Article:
Sunday, 24 March 2013

Enquiring Minds

I've been reading a lot of Mutant City Blues recently. It's a fun RPG setting; I particularly like the concept of the Quade Diagram, in which various kinds of mutation can be linked to other kinds, creating a chain by which certain powers can be deduced, and weaknesses too, based on the observed powers of the mutant in question. Fun stuff!

If I'm disappointed at all - and I'm not even sure that disappointed is the right word - it's that, for a game in which crimes are solved, relatively little emphasis is placed on the crime scene. I suppose you could argue that this is the difference between, say, an Agatha Christie novel and a CSI scenario. The television series CSI, particularly in its more recent incarnations, sacrifices detail to tell a story, whereas a crime drama in its classic incarnation is all about the detail. The very first Hercule Poirot novel, for example, turns entirely on a point about a document that may, or may not, exist. The reader is able to deduce whether or not it exists and, as a consequence, what happened, next, by paying attention to details, chief among which is the discovery of the crime scene. Christie even goes so far as to draw a map of the house in which the scene takes place, so her readers can follow along and make their own deductions.

CSI follows a completely different path. Television is a visual medium; the viewer isn't supposed to supply intelligent input. Certainly the viewer isn't supposed to work out whodunit. The whole point of a crime story as presented in this light is to entertain, for an hour or so, and then present a result that the viewer finds satisfactory. Or at least that the network finds satisfactory, which is why so many follow the CSI path and so few the Wire. But that's a story for another day.

If you will write, then you must read. Write what you know is the popular credo, but as so few people know the intricacies of murder it follows that, if you are to write crime, you need to read a hell of a lot. All manner of odd, forgotten authors become grist to your mill, which is why I have a copy of Burt Rapp's Homicide Investigation: A Practical Handbook.  I'm not about to pretend that Rapp is an unsung genius. Apart from anything else, he's as dated as hell; that book was written back in the 1980s, when DNA analysis - never mind the computerized databases that are meat and drink to CSI - was very much in its infancy. Which, incidentally, makes books like Rapp's invaluable to anyone writing a story set before DNA and the current television cop; ie. anything set before 1989. Many of us can only imagine what that world was like; Rapp knew. But that's by the way. 

There's a section on canvassing for information that I want to cover here, and Rapp's text is as follows:

Canvassing isn't a casual task to assign to anyone who happens to be available. Canvassing requires dedication, intelligence, motivation, and skill in dealing with people. The officers assigned to canvassing should have a clear idea of the information they should try to elicit. Basic information is as follows:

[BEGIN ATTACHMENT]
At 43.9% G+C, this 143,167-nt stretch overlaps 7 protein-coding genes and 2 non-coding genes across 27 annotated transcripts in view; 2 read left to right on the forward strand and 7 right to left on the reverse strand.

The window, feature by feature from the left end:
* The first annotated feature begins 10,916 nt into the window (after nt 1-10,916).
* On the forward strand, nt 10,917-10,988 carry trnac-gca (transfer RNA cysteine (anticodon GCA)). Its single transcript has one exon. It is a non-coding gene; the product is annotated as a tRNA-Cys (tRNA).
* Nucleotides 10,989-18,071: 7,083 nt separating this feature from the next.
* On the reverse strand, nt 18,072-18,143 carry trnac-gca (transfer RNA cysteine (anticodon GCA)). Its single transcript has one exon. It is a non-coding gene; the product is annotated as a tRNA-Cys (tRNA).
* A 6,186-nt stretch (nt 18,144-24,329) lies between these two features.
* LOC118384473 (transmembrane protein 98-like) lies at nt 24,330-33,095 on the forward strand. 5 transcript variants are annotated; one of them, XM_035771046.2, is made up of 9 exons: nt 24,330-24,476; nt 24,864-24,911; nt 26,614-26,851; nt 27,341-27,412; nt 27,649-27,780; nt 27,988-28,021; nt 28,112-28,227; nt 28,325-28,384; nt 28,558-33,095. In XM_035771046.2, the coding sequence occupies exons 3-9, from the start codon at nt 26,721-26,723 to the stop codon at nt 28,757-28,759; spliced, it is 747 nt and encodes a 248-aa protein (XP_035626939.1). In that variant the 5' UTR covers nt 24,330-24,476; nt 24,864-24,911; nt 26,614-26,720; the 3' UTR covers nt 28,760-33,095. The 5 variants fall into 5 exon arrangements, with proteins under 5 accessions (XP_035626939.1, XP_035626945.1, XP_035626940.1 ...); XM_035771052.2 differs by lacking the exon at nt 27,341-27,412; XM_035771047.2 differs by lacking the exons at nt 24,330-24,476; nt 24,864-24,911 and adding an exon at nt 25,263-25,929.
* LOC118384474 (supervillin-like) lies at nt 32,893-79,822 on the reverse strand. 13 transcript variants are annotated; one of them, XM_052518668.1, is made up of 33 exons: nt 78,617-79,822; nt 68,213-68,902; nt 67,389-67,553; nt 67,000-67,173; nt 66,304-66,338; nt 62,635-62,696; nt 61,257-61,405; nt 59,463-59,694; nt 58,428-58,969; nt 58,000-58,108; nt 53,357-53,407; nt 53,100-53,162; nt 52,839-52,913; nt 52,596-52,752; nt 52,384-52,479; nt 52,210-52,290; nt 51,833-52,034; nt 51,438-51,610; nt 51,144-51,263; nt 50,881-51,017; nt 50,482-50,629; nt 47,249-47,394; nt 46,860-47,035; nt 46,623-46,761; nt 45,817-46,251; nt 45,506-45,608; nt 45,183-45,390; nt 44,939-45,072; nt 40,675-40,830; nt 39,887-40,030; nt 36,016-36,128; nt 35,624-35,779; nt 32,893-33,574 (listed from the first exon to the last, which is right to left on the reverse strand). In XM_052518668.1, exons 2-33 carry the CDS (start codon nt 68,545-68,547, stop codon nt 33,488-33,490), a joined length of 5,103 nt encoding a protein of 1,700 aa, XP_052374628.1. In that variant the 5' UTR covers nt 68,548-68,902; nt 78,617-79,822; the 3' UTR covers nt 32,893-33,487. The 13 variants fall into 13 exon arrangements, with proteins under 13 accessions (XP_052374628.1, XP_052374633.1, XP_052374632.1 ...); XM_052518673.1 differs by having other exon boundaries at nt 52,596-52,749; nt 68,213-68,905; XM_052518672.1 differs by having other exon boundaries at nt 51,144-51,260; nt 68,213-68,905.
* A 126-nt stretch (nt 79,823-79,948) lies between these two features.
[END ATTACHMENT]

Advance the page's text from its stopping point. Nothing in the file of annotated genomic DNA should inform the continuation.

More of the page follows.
• Name
  • Address
  • Telephone number
  • Work address and telephone
  • was person present during the crime?
  • did the person see or hear anything?
  • does the person know either the victim or the suspect?
  • names of any others at this address
  • names of any visitors during the period of the crime
  • convenient time for another interview, if necessary
  • witness' travel plans, for the foreseeable future 
I've been acting as Keeper in I don't care to guess for how many investigative games, for however long, and I can't recall any player asking any of those questions. Nor, for that matter, can I recall many of them taking notes.

It all seems so simple, when laid out as Rapp has it, in order. If you want to know what happened, then you ask who was there, you ask what they saw or heard, and you ask if there was anyone else on site who might have heard or seen anything. Hardly the stuff of revelation.

Or consider something from a different source:

Similarly, an Edinburgh surgeon in 1880 diagnosed a patient as a recently discharged sergeant from a regiment posted to Barbados; the man was respectful but forgetfully kept his hat on, as in the Army, he was Scottish with an air of authority, and he had elephantiasis, which you get in Barbados but not in the Highlands. Elementary, my dear Joseph Bell (1837-1911).  [The Alarming History of Medicine, Richard Gordon]

Investigation is, above all, the art of paying attention. In RPG terms, it starts in the very first scene, and does not stop until the scenario is over. Players should never take the information as presented entirely for granted; there is always something there to discover. Equally they should never neglect the basics. Who was there? What did they see, or hear? What is present at the scene, and what might account for it being there? Tunnel vision never does anyone any good, and to wed yourself to a theory of the crime without sufficient evidence is to invite disaster. It isn't all about progressing from scene to scene; sometimes it's about making sure you're on the right path, before making that deductive leap that transplants a Scot to the isle of the Bearded Ones. Just one or two questions can prevent a great deal of useless, even counter-productive effort.

But perhaps most importantly, have a clear idea of the information you're trying to get. In many ways, it's like an exam; understand the question, and then attempt to answer it. That way you have a better chance of getting the right answer down on paper ... or at least, having the satisfaction of knowing that you understood, just before the horrific minions of Cthulhu come knocking on your door.